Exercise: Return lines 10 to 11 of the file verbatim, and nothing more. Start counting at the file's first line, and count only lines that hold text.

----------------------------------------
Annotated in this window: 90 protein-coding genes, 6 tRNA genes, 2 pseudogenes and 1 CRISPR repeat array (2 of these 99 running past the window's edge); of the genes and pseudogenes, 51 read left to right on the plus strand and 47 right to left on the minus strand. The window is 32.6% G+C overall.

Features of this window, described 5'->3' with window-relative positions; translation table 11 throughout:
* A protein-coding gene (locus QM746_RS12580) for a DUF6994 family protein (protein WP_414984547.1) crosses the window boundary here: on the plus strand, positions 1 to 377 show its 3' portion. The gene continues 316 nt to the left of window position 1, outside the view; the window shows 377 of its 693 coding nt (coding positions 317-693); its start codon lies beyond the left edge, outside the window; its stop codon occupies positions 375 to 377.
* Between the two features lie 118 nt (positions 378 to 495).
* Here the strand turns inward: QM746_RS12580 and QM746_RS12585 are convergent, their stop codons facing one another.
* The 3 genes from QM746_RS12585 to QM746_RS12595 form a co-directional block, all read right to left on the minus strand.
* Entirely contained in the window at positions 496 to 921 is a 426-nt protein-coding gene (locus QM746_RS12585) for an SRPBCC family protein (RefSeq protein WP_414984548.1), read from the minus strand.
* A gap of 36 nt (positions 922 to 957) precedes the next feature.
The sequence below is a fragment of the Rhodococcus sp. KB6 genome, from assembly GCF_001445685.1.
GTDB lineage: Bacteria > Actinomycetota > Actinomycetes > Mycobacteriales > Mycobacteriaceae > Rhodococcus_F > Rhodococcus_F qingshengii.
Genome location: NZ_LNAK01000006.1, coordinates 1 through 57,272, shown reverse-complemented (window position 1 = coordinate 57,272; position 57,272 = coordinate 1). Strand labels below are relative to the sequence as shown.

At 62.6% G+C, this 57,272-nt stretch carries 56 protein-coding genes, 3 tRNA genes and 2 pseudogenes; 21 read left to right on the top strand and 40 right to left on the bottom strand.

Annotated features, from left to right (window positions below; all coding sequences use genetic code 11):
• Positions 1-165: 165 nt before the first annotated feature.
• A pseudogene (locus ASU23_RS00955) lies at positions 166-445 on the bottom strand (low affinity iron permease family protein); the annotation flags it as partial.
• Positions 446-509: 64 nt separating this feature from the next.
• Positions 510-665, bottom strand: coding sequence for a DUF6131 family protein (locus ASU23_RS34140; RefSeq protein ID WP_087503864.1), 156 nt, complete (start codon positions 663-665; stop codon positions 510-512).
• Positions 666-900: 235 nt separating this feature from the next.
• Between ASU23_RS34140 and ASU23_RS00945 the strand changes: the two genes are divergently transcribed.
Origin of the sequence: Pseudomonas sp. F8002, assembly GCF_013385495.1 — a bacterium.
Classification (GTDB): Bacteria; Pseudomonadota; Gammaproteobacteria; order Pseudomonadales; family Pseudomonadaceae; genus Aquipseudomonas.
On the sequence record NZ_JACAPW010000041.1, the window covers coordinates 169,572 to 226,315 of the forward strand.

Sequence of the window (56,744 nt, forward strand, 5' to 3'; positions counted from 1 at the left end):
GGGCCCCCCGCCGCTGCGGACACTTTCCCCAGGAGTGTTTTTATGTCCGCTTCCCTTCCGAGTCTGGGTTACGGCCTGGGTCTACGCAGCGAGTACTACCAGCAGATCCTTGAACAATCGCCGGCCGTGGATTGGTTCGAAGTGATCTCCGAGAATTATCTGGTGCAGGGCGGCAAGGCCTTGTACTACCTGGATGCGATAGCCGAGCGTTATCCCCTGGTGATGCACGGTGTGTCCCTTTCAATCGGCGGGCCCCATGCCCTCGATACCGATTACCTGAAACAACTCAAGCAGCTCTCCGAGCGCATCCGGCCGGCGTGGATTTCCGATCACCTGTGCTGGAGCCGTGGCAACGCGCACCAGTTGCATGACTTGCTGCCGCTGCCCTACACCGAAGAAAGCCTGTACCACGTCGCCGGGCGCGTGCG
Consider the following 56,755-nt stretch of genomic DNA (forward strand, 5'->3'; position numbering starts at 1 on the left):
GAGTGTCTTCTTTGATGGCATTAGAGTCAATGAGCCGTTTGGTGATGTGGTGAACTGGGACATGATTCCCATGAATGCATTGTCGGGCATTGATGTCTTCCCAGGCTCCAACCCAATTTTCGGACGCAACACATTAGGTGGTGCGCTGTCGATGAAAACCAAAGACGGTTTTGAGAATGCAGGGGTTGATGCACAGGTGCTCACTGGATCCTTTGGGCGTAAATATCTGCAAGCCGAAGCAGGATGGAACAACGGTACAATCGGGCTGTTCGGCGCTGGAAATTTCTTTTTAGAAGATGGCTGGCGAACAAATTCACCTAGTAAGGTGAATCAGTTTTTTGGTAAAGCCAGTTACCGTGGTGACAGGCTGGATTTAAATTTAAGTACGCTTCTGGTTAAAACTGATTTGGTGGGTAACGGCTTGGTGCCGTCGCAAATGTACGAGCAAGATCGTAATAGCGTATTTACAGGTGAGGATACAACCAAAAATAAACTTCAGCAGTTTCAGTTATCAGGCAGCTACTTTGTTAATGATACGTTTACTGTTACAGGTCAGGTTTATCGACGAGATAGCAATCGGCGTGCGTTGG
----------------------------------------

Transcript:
GTDB lineage: Bacteria > Actinomycetota > Actinomycetes > Mycobacteriales > Mycobacteriaceae > Rhodococcus_F > Rhodococcus_F qingshengii.
Genome location: NZ_LNAK01000006.1, coordinates 1 through 57,272, shown reverse-complemented (window position 1 = coordinate 57,272; position 57,272 = coordinate 1). Strand labels below are relative to the sequence as shown.